BAGHDAD -- Iraqi civilian deaths in Baghdad dropped significantly in June, a possible indication that recent American military operations around the country and raids on car-bomb shops in the "belts" ringing the capital are starting to pay off.
But June also marked the end of the bloodiest quarter for U.S. troops since the war began in March 2003.
Unofficial figures compiled by McClatchy Newspapers' show 189 Iraqis, including police and government security forces, were killed in the capital through Friday, a drop of almost two thirds since this year's high in February, when 520 were killed. The average monthly death toll of Iraqis in Baghdad was 410 from December through May.
In addition we are starting to see movement in Sadr City:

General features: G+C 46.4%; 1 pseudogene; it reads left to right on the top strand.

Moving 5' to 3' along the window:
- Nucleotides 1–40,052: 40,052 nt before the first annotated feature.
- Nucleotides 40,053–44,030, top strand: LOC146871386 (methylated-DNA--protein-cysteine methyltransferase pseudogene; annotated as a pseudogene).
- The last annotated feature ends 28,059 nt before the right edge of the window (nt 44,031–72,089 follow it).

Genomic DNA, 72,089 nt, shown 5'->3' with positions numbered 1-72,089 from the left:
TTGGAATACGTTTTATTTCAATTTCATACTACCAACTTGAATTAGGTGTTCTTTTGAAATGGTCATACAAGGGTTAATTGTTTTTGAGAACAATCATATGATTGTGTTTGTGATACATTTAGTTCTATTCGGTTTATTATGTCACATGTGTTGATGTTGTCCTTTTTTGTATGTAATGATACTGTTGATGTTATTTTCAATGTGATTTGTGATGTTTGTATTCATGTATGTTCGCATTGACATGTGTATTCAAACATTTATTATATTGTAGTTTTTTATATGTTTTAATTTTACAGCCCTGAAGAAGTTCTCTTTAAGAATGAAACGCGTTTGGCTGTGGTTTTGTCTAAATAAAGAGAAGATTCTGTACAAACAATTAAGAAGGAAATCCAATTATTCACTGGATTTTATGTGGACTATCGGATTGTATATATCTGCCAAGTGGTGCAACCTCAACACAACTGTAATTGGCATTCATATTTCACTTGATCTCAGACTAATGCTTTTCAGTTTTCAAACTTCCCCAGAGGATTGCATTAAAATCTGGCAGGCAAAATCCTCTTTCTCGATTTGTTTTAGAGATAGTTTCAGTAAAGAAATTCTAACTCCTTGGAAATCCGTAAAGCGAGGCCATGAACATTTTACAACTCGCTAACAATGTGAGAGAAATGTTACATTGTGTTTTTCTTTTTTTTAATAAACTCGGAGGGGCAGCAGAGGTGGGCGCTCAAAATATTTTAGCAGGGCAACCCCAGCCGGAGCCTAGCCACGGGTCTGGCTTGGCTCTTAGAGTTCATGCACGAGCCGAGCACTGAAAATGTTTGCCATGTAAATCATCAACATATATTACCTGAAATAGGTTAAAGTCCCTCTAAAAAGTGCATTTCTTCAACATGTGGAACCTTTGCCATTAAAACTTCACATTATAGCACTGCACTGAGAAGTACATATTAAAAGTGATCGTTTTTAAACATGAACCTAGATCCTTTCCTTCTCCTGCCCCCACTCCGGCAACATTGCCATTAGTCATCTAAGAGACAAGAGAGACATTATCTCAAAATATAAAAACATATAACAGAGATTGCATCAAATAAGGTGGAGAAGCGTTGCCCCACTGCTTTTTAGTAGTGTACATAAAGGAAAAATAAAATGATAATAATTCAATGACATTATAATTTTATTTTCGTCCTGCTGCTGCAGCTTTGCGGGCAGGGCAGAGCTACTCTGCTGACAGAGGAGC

U.S. military officials said two pre-dawn raids Saturday in Shiite-dominated Sadr City in eastern Baghdad killed 26 "terrorists" and captured 17 fighters with links to Iran. U.S. forces said they opened fire on fighters detonating roadside bombs or firing guns and rocket-propelled grenades from buildings and from behind parked cars.
No U.S. casualties were reported.
We still need to get rid of that turd Maliki though:
Iraq Prime Minister Nouri al-Maliki, who has openly criticized the U.S. military for previous civilian deaths, demanded an explanation of the Sadr City attacks. He also said U.S. and Iraqi forces need to seek the government's permission to launch raids in Baghdad.
Garver said U.S. forces attacked because the targets were members of a "secret cell network" linked to Iran, "not because of their affiliation with a militia or whatever."
h/t Dan Riehl via Instapundit